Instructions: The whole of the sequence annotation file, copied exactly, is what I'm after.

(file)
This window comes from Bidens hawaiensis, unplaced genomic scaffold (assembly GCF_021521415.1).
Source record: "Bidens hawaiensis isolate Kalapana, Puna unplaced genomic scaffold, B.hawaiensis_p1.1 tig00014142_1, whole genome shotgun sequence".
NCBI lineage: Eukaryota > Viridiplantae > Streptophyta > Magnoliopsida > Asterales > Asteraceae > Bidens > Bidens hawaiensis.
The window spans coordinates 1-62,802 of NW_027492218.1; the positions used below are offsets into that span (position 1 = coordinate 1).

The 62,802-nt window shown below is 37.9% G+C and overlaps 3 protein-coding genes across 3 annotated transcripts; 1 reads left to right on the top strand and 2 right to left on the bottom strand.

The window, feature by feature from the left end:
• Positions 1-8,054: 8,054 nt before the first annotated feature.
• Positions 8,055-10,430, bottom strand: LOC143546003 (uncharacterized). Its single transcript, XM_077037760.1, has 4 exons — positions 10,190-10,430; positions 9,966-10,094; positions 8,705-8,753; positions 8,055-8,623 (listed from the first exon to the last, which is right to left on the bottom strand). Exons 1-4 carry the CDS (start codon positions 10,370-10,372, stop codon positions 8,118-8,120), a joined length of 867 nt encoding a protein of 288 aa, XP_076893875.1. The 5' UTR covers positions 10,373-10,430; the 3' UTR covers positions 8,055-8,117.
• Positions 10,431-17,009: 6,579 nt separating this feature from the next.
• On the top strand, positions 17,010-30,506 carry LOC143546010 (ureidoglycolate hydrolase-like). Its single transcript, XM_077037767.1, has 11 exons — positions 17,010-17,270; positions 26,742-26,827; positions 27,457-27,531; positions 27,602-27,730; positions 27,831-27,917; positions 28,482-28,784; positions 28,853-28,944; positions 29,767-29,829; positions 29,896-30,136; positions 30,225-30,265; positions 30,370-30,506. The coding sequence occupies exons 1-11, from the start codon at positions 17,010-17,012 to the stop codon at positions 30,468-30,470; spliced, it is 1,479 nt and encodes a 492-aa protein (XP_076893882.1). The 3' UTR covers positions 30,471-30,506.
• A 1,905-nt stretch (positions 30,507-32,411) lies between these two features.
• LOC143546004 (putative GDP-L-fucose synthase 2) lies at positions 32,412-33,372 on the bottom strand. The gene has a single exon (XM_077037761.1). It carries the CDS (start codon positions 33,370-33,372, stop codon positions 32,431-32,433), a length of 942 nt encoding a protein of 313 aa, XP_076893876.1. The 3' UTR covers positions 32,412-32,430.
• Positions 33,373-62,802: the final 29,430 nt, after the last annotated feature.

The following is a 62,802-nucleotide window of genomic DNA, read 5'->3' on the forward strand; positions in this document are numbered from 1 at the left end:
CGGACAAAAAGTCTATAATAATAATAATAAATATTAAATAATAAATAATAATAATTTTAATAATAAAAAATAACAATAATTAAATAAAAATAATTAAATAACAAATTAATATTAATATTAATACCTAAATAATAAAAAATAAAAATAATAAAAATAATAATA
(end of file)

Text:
This window comes from Bidens hawaiensis, unplaced genomic scaffold (assembly GCF_021521415.1).
Source record: "Bidens hawaiensis isolate Kalapana, Puna unplaced genomic scaffold, B.hawaiensis_p1.1 tig00014142_1, whole genome shotgun sequence".
NCBI lineage: Eukaryota > Viridiplantae > Streptophyta > Magnoliopsida > Asterales > Asteraceae > Bidens > Bidens hawaiensis.
The window spans coordinates 1-62,802 of NW_027492218.1; the positions used below are offsets into that span (position 1 = coordinate 1).

The 62,802-nt window shown below is 37.9% G+C and overlaps 3 protein-coding genes across 3 annotated transcripts; 1 reads left to right on the top strand and 2 right to left on the bottom strand.

The window, feature by feature from the left end:
• Positions 1-8,054: 8,054 nt before the first annotated feature.
• Positions 8,055-10,430, bottom strand: LOC143546003 (uncharacterized). Its single transcript, XM_077037760.1, has 4 exons — positions 10,190-10,430; positions 9,966-10,094; positions 8,705-8,753; positions 8,055-8,623 (listed from the first exon to the last, which is right to left on the bottom strand). Exons 1-4 carry the CDS (start codon positions 10,370-10,372, stop codon positions 8,118-8,120), a joined length of 867 nt encoding a protein of 288 aa, XP_076893875.1. The 5' UTR covers positions 10,373-10,430; the 3' UTR covers positions 8,055-8,117.
• Positions 10,431-17,009: 6,579 nt separating this feature from the next.
• On the top strand, positions 17,010-30,506 carry LOC143546010 (ureidoglycolate hydrolase-like). Its single transcript, XM_077037767.1, has 11 exons — positions 17,010-17,270; positions 26,742-26,827; positions 27,457-27,531; positions 27,602-27,730; positions 27,831-27,917; positions 28,482-28,784; positions 28,853-28,944; positions 29,767-29,829; positions 29,896-30,136; positions 30,225-30,265; positions 30,370-30,506. The coding sequence occupies exons 1-11, from the start codon at positions 17,010-17,012 to the stop codon at positions 30,468-30,470; spliced, it is 1,479 nt and encodes a 492-aa protein (XP_076893882.1). The 3' UTR covers positions 30,471-30,506.
• A 1,905-nt stretch (positions 30,507-32,411) lies between these two features.
• LOC143546004 (putative GDP-L-fucose synthase 2) lies at positions 32,412-33,372 on the bottom strand. The gene has a single exon (XM_077037761.1). It carries the CDS (start codon positions 33,370-33,372, stop codon positions 32,431-32,433), a length of 942 nt encoding a protein of 313 aa, XP_076893876.1. The 3' UTR covers positions 32,412-32,430.
• Positions 33,373-62,802: the final 29,430 nt, after the last annotated feature.

The following is a 62,802-nucleotide window of genomic DNA, read 5'->3' on the forward strand; positions in this document are numbered from 1 at the left end:
CGGACAAAAAGTCTATAATAATAATAATAAATATTAAATAATAAATAATAATAATTTTAATAATAAAAAATAACAATAATTAAATAAAAATAATTAAATAACAAATTAATATTAATATTAATACCTAAATAATAAAAAATAAAAATAATAAAAATAATAATA